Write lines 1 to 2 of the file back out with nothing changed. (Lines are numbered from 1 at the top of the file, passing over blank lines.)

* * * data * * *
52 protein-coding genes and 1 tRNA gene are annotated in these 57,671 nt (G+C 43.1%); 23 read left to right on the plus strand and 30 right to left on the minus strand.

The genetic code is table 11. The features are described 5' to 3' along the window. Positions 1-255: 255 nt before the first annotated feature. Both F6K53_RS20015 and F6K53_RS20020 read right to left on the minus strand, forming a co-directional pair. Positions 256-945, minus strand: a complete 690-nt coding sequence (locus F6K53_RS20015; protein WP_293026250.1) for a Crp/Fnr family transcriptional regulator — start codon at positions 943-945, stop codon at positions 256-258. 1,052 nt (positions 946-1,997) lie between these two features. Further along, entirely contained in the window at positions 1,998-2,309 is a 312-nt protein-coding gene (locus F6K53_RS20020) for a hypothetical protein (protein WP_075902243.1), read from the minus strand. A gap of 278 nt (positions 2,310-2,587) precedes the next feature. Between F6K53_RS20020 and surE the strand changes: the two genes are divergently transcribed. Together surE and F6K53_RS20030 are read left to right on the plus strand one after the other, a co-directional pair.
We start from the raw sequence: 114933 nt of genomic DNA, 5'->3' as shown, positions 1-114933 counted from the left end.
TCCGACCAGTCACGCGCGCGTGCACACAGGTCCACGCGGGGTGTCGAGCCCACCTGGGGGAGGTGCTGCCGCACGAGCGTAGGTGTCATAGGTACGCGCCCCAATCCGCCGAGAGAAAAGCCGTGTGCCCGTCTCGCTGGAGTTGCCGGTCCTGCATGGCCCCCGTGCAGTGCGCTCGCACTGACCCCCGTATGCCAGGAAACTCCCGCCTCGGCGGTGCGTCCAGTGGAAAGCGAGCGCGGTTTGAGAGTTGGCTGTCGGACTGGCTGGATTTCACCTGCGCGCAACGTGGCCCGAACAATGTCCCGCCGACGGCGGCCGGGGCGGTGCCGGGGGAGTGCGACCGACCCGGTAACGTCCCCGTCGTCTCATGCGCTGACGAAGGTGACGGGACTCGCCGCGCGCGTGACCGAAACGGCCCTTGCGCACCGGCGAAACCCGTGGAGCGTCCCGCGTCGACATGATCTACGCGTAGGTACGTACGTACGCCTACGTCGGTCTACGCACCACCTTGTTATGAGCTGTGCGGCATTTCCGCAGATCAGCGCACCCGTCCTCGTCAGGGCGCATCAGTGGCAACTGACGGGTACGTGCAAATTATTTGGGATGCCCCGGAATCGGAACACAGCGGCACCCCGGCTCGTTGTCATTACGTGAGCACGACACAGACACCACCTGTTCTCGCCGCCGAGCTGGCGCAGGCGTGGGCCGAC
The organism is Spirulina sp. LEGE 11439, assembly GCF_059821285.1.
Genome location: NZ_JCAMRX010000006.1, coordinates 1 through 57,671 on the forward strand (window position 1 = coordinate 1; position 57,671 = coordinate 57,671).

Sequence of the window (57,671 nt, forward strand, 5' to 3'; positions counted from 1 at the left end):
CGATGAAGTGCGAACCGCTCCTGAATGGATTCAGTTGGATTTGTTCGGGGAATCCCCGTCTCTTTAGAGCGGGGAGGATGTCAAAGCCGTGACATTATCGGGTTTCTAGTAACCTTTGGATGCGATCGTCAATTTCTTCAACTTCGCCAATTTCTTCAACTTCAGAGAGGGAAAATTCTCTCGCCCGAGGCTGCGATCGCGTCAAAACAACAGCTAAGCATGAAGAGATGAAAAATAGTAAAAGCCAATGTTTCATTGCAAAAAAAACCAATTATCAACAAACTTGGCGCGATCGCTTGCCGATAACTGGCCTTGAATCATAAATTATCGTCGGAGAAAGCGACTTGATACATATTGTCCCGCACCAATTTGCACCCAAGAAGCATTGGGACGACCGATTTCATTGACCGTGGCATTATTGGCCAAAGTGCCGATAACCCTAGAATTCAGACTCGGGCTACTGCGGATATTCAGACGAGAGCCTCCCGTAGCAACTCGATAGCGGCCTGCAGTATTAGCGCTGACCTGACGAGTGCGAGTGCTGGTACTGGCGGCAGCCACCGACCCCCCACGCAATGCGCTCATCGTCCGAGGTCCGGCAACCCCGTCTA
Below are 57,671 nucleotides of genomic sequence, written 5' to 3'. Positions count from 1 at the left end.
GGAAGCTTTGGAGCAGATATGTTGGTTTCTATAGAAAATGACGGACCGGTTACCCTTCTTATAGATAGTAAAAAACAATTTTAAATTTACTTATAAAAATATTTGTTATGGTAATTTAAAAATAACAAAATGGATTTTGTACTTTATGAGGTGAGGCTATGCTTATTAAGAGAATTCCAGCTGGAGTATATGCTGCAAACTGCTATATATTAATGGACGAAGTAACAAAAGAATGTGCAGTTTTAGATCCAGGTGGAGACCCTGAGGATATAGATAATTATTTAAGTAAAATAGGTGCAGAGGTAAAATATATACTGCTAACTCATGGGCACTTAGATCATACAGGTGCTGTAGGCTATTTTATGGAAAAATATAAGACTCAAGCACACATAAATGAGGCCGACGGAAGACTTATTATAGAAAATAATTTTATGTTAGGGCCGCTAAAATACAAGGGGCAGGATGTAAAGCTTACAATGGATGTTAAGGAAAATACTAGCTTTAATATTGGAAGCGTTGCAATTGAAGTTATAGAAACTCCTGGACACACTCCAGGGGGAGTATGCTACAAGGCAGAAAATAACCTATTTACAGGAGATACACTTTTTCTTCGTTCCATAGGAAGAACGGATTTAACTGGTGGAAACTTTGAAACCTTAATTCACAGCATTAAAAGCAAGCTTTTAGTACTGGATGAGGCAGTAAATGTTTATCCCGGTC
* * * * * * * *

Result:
52 protein-coding genes and 1 tRNA gene are annotated in these 57,671 nt (G+C 43.1%); 23 read left to right on the plus strand and 30 right to left on the minus strand.

The genetic code is table 11. The features are described 5' to 3' along the window. Positions 1-255: 255 nt before the first annotated feature. Both F6K53_RS20015 and F6K53_RS20020 read right to left on the minus strand, forming a co-directional pair. Positions 256-945, minus strand: a complete 690-nt coding sequence (locus F6K53_RS20015; protein WP_293026250.1) for a Crp/Fnr family transcriptional regulator — start codon at positions 943-945, stop codon at positions 256-258. 1,052 nt (positions 946-1,997) lie between these two features. Further along, entirely contained in the window at positions 1,998-2,309 is a 312-nt protein-coding gene (locus F6K53_RS20020) for a hypothetical protein (protein WP_075902243.1), read from the minus strand. A gap of 278 nt (positions 2,310-2,587) precedes the next feature. Between F6K53_RS20020 and surE the strand changes: the two genes are divergently transcribed. Together surE and F6K53_RS20030 are read left to right on the plus strand one after the other, a co-directional pair.